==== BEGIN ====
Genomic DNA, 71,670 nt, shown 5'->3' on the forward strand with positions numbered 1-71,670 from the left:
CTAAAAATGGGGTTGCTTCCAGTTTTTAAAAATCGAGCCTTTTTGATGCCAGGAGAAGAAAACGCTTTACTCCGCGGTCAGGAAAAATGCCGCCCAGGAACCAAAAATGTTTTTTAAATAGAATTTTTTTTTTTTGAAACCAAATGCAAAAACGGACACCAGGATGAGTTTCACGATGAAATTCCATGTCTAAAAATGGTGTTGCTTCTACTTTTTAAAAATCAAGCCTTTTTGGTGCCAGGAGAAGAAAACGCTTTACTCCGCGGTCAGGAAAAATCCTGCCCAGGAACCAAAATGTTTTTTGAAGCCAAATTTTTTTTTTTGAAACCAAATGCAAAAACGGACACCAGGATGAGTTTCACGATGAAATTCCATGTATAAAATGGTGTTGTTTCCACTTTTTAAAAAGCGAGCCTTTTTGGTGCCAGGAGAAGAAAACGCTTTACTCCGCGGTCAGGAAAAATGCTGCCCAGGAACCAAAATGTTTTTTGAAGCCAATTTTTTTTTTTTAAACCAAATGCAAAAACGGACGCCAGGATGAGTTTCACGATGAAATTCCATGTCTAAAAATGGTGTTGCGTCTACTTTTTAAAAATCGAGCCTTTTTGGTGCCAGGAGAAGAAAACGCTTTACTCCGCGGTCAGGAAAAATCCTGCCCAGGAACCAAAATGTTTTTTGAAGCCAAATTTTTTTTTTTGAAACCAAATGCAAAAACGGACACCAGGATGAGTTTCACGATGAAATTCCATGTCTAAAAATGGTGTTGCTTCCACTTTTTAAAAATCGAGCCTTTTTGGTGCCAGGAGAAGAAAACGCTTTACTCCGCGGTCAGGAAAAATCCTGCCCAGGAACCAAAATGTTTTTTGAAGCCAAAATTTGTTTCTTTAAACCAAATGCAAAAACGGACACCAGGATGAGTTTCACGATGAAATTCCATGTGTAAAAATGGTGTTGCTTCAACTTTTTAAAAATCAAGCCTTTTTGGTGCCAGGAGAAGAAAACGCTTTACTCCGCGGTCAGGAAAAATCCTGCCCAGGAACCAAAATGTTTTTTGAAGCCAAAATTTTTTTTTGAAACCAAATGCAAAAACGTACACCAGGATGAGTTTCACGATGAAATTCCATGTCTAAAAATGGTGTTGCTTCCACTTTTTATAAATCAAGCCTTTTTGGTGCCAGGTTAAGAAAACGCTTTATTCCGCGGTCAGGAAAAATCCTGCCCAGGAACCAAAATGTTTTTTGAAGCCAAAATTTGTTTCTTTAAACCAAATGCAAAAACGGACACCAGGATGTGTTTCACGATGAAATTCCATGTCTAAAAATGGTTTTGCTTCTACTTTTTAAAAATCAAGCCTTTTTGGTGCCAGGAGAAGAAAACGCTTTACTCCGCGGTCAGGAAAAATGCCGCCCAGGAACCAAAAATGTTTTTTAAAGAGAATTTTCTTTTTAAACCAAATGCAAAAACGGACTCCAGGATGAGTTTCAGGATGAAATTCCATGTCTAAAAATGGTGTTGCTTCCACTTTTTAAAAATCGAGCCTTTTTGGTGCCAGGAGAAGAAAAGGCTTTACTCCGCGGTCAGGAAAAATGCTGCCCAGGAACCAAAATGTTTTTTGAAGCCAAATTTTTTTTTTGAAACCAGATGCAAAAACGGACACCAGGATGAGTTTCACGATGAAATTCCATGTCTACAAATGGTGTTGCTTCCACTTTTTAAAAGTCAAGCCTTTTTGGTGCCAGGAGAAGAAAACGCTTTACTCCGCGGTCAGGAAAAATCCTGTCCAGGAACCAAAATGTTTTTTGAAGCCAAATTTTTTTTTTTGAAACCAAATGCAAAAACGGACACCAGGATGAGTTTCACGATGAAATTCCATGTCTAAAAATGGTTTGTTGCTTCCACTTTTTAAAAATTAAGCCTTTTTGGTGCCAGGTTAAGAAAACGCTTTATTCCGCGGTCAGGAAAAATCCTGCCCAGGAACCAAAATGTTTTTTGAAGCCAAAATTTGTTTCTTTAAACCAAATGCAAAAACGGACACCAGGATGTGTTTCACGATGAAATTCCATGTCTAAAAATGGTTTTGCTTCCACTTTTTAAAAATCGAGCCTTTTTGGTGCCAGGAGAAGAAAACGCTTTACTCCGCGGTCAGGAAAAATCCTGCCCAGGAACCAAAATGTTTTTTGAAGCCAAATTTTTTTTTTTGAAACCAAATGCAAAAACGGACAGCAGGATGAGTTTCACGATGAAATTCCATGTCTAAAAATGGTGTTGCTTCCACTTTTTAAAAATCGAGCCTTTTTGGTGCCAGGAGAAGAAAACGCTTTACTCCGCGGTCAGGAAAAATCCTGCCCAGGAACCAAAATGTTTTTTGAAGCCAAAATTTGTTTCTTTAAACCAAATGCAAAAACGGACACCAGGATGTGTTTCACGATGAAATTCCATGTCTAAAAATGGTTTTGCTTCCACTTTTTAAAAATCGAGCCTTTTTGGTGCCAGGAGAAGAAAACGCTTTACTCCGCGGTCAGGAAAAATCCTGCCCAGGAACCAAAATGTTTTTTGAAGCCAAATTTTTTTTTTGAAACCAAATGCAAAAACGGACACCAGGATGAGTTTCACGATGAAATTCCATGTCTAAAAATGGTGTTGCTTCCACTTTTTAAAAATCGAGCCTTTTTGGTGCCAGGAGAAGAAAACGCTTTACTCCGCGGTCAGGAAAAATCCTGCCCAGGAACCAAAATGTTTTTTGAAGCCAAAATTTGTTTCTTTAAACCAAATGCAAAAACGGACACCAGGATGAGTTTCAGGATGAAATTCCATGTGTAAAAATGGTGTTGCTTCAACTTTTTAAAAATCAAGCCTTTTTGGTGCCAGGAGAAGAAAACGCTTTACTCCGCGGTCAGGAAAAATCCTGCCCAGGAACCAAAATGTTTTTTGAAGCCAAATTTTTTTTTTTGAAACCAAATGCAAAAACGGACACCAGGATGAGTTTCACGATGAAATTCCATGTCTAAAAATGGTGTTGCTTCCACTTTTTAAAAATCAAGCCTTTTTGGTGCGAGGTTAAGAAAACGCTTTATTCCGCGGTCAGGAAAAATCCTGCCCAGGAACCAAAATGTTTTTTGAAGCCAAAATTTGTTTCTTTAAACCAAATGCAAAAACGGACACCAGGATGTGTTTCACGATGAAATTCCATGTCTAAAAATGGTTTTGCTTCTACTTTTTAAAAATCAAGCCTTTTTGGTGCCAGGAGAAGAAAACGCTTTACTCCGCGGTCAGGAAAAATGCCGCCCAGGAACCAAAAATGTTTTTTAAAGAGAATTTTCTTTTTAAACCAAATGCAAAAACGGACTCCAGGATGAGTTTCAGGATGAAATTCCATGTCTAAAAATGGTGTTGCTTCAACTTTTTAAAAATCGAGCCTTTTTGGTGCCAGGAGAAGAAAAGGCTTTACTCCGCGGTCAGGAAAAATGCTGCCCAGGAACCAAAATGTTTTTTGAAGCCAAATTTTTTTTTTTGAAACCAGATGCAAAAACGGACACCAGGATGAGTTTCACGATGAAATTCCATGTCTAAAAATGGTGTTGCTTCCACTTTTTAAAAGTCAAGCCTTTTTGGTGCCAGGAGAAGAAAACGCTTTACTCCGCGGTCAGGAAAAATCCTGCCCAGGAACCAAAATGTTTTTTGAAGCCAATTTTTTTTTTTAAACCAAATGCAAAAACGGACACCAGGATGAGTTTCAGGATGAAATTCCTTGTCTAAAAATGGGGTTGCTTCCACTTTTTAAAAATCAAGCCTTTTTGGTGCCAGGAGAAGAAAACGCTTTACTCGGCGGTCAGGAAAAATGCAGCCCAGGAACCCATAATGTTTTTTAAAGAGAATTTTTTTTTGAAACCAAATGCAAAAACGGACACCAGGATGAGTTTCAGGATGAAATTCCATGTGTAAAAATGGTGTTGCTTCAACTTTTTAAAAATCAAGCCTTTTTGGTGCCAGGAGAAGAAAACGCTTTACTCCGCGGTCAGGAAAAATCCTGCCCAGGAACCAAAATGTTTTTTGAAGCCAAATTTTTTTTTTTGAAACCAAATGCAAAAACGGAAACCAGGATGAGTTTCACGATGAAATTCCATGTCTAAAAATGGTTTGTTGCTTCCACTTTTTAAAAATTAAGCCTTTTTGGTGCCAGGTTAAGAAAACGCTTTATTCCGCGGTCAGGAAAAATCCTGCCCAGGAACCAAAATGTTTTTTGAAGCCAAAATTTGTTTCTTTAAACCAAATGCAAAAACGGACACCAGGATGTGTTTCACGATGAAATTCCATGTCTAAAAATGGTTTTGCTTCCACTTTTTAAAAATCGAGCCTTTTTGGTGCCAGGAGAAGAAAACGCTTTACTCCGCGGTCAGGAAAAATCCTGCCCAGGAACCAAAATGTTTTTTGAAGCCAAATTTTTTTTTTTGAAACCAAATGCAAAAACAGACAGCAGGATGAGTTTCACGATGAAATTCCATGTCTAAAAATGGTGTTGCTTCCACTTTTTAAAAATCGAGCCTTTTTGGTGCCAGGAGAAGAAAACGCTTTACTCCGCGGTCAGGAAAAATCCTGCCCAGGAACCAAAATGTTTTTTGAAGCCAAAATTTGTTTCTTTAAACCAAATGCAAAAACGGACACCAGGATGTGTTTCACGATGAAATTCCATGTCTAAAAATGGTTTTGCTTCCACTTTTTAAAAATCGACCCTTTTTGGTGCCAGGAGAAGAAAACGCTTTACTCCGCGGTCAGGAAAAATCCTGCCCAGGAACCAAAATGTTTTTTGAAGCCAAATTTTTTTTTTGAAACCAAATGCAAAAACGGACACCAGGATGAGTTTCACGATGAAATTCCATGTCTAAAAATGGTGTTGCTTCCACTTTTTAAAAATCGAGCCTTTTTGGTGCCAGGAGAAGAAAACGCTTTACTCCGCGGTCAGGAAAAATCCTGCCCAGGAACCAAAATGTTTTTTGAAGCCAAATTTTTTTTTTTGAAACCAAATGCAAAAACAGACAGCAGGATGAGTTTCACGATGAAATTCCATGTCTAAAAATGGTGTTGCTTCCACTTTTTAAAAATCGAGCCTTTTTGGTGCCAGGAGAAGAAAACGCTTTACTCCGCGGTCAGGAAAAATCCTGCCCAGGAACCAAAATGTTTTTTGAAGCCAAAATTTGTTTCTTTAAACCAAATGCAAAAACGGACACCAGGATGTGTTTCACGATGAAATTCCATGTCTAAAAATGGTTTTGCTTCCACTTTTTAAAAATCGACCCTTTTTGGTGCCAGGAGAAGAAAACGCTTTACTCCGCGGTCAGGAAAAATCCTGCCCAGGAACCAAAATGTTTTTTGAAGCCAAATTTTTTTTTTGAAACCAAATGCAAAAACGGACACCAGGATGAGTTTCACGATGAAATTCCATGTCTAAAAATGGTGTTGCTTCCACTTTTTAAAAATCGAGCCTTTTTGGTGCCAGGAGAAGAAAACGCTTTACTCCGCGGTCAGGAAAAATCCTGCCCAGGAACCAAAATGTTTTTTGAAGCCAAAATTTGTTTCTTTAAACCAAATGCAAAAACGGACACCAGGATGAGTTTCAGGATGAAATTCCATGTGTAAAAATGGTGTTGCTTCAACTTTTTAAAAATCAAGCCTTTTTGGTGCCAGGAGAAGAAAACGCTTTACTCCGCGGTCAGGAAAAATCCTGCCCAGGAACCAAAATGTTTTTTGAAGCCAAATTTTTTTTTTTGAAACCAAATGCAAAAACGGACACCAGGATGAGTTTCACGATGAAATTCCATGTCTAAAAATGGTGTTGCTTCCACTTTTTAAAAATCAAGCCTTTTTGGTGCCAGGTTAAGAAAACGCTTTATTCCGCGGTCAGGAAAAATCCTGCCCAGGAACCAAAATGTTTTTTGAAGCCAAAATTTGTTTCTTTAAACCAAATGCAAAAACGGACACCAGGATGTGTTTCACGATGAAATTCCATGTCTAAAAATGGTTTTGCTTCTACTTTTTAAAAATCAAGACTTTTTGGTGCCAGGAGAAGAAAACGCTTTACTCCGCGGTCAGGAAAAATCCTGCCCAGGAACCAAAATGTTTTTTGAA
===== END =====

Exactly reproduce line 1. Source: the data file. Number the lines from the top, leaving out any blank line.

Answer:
Genomic DNA, 71,670 nt, shown 5'->3' on the forward strand with positions numbered 1-71,670 from the left: